By Molly Penn
Grantmaking has a built-in power imbalance. Foundations have money, and nonprofit agencies want it.
Today there are increasing discussions around these power dynamics in fundraising, accelerated by the social justice movement of 2020. This article will explore how approaching grantmaking through a lens of diversity, equity, inclusion, and access (DEIA) helps to dismantle traditional power imbalances.
What is DEIA in Grant Making?
The concepts of diversity, equity, inclusion, and access mean a lot of different things to different people in various contexts. The goal of DEIA in grantmaking is to pay particular attention to people who historically have been underrepresented and systematically oppressed throughout society.
Consider people’s identities and lived experiences throughout the grantmaking cycle.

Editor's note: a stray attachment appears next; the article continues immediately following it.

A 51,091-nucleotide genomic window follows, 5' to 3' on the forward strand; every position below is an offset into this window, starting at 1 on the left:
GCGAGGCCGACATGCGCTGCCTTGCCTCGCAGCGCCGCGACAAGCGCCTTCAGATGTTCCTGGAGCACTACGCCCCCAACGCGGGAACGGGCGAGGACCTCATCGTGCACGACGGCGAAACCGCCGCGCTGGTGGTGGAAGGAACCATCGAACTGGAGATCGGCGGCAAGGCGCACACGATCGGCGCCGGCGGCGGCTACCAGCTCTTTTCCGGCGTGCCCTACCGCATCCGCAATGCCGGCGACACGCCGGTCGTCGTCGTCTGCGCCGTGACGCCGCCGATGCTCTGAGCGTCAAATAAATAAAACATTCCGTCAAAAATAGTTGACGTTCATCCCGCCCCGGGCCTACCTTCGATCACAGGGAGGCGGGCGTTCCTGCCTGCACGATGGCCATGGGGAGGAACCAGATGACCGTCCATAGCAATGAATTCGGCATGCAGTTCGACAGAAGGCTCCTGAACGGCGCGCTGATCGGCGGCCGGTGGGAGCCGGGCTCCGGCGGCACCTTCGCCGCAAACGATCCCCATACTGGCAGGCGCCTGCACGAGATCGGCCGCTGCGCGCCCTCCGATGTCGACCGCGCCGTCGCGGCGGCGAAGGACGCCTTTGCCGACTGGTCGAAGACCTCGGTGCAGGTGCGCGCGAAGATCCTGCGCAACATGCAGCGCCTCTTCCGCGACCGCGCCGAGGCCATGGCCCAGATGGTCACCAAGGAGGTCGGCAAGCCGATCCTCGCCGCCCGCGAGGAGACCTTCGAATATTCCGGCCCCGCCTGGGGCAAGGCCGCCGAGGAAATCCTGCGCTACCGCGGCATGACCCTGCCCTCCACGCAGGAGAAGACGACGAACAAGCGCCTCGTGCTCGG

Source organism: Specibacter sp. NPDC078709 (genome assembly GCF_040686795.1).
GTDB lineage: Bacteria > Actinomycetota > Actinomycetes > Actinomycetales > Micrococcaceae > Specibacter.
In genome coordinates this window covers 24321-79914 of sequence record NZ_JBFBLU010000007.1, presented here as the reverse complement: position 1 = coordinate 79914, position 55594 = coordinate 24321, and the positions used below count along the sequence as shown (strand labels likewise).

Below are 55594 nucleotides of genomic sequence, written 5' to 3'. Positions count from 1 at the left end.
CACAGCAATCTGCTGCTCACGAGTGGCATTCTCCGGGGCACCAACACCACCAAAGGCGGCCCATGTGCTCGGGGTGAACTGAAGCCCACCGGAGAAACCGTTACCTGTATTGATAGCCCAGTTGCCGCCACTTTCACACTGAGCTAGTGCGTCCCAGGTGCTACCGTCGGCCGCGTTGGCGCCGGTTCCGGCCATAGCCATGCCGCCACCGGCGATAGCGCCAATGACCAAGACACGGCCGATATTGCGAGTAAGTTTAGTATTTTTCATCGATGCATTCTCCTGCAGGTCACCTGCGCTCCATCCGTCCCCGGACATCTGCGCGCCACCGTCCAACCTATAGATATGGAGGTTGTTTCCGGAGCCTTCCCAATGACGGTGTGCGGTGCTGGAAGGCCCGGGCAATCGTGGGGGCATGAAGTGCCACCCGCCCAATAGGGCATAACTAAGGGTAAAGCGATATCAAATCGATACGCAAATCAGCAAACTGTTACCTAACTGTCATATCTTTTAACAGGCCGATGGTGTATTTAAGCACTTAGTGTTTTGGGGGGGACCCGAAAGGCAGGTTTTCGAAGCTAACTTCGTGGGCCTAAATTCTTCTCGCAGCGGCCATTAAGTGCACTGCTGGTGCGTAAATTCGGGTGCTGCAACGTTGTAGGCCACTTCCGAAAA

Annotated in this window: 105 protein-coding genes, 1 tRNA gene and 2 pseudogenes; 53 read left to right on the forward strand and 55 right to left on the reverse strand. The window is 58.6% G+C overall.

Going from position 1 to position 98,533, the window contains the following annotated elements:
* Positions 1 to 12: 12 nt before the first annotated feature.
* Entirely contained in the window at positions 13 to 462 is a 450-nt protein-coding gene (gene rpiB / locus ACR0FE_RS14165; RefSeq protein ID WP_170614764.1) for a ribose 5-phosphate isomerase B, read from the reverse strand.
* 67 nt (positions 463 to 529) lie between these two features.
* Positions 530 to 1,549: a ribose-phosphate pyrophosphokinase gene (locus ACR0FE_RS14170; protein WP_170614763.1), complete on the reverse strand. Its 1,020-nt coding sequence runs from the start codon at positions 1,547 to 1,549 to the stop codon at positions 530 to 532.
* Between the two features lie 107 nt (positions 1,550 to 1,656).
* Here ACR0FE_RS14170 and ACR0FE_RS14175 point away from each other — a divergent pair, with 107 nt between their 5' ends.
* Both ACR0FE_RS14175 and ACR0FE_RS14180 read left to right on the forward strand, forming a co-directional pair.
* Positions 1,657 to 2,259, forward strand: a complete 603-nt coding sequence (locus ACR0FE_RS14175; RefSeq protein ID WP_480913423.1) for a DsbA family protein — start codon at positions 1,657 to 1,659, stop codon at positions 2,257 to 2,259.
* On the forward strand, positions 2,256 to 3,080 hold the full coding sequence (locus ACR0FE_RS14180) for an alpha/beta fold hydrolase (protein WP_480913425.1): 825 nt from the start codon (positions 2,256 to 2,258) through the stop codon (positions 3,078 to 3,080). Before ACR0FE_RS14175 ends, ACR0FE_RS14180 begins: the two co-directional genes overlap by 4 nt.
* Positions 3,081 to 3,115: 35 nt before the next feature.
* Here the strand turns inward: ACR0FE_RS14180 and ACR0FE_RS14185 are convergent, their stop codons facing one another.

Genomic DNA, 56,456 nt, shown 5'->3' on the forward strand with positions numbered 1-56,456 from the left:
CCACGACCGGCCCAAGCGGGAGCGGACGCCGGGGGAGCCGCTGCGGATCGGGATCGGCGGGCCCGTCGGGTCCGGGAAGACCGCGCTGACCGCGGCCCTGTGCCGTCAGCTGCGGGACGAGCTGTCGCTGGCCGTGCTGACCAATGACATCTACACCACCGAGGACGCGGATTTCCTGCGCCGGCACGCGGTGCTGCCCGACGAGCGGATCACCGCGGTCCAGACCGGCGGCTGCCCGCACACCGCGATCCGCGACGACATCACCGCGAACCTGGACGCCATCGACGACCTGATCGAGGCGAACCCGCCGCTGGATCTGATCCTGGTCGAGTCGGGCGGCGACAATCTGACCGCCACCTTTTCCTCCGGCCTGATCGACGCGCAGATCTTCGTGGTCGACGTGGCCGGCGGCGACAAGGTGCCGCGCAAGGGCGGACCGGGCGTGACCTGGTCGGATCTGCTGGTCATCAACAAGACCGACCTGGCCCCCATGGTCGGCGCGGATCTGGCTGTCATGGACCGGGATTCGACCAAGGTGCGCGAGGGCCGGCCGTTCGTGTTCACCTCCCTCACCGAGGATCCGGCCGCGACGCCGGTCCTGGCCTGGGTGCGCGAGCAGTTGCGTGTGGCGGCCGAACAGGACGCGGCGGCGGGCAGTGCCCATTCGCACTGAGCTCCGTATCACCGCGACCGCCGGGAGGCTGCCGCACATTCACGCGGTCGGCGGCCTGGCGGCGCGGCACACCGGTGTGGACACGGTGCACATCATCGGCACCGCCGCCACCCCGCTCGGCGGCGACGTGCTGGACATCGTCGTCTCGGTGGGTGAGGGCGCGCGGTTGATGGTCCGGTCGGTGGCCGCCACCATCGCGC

Seek just outcomes for all people in a grantmaking relationship and particularly for those from marginalized backgrounds and communities.
Ensure you are reaching out to welcome and include marginalized communities in your grantmaking practices. Build strong relationships with your community.
Provide access supports to ensure those who need accommodations have equal access to your resources.
Guidelines for Grantmakers
Grantmakers must acknowledge that they hold a position of privilege in the grantmaking relationship. And with such privilege comes the responsibility to ensure DEIA drives each step of the process.
Open Society Foundations created a guide for institutions that are concerned about DEI in their grantmaking practices.